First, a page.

Head Talks is revolutionising the way that we understand and find support for our mental health.
Christmas with all its glitz and glamour, is not always the most wonderful time. While the grey buildings on Oxford Street find light and even Starbucks – the shop that seems to be on every street corner in London, has ginger coffee excitement, for anyone battling problems within the mind, this can be the loneliest season.
A stigma is heightened because society expects you to be merry. More than that, it demands you to delight in festive cheer. Family and friends are by our sides but in reality, mental health is a taboo subject.
This is where Oliver Chittenden offers hope. His digital non-profit platform Head Talks provides an open conversation on real people’s experiences. It is all about informing, inspiring and engaging those who are interested in their mental wellbeing.
Uploaded through video and podcast, users can pick and create their own online toolbox to help fix and maintain their mental health. Some talks are from well-known faces and others are from professional backgrounds. Either way, by watching the content on Head Talks, you will find knowledge and encourage, dealing with depression, anxiety, eating disorders and any mental health challenges including relationships.
Chittenden founded this foundation after his own suffering of depression. A speaker agent for over 15 years, he suffered from internal anxiety within his 20’s and hit rock bottom at 27.
Speaking to us in this exclusive interview, Oliver shares his advice on mental health during the holidays and what he’s learnt from filming various people share their stories.
Has listening to people discuss mental health helped you personally?
“It requires a lot of concentration as the interviewer and it is so important to create a non-judgemental safe space for people to share. The more vulnerable and ‘real’ someone can be, the more impact on the viewer shared on Head Talks. We try to bunch interviews together, so by the end of the day one is emotionally drained. Having said that, every bit of work we do at Head Talks is rewarding and the sense of contribution and helping in some small way, is not only a privileged but also does release one’s own sense of wellbeing”.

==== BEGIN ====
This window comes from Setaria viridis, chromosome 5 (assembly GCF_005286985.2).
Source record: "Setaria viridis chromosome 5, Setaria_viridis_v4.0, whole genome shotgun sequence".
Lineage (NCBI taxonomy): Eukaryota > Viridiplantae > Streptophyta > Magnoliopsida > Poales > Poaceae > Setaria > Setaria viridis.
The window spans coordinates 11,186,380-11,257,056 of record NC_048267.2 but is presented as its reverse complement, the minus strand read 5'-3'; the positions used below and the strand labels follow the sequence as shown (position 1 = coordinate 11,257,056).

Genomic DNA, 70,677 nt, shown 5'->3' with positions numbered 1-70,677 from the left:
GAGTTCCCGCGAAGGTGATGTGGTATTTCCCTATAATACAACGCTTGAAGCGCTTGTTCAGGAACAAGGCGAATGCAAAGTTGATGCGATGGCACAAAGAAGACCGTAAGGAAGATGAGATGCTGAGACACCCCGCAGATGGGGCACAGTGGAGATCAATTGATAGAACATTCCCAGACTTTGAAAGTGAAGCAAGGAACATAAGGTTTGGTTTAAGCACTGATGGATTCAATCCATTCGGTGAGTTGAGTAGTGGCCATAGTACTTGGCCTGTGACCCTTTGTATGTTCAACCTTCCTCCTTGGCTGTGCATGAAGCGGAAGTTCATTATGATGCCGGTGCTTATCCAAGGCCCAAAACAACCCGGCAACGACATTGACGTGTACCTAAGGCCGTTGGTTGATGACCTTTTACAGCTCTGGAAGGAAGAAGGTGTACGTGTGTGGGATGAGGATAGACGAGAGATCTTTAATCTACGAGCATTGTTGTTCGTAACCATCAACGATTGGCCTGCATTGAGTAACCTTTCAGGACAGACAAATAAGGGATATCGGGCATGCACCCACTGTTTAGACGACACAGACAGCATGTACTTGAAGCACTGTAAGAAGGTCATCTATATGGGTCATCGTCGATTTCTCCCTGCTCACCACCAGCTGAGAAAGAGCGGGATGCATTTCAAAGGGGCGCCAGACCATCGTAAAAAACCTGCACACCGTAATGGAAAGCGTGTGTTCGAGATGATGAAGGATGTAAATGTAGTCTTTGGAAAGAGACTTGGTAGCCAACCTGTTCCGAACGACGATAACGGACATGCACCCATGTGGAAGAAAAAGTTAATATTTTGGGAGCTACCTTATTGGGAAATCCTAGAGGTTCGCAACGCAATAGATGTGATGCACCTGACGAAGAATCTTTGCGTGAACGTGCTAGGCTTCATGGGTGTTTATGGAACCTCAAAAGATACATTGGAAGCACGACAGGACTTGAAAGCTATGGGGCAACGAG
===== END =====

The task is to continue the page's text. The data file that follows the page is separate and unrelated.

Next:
As the holidays are associated with joy and happiness, what would you say to people who feel as though they are wrong for feeling low or depressed?
“I have been on beaches in the most stunning parts of the world and felt utterly miserable. In fact holidays, especially Christmas, can be a very hard time for a lot of people who are struggling with loneliness, financial problems, distance from family etc. One can feel extra pressure to feel joyful in holiday time, which actually has the reverse effect. so I say to those people, just be real and honest, whether it is the holiday or not”.
Are there any talks in particular, which you recommend for people struggling during Christmas?
“Jonny Benjamin MBE & Neil Laybourn, Sharon Eden, Kirstin Neff (podcast), Charlotte Reed, George Attias, Alastair Campbell, Norman Lamb MP and son Archie, BURGS and Melissa Hemsley. I hope, by viewing these ‘talks’ which are not only lived experience of mental health but also inspirational and offering holistic and mainstream talks to encourage action and wellbeing.”
Do you think that there is more of a stigma attached to the term ‘mental health’ itself, than the actual feelings associated with it?
“Yes, I think it is a more medical term and does not sit right with me. It almost stigmatises before delving further into what is behind the label ‘mental health’. Rather like the ‘1 in 4 of us will struggle with our mental health at some stage’ that everyone uses. Why point out the 1 person, for me it is more 4 in 4 of us, and anyhow by signalling out the 1 person, is that not stigmatising that 1 person?”
From filming various people open up about their stories, do you notice any patterns of similarities between them?
“There are certain similarities but part of the reason for this platform is because we are all so unique as human beings and get our sense of inspiration and recovery from many different areas. No person’s journey is identical – this is simply not a ‘one size fits all’ space which is why so many health systems, incl the NHS, have got it wrong.
By documenting people’s lived experience of their mental health, we can not only feel a sense of community and hope but also learn from the ‘tools’ that worked for them to pull through. If a ‘Head Talk’ inspires someone it might encourage them to try something new to add to their sense of well being, which can only be good! We all have to find out own journey to wellbeing which by the way is a much better work than mental health!”
Discover Head Talks website for yourself. My own experience has been incredibly uplifting.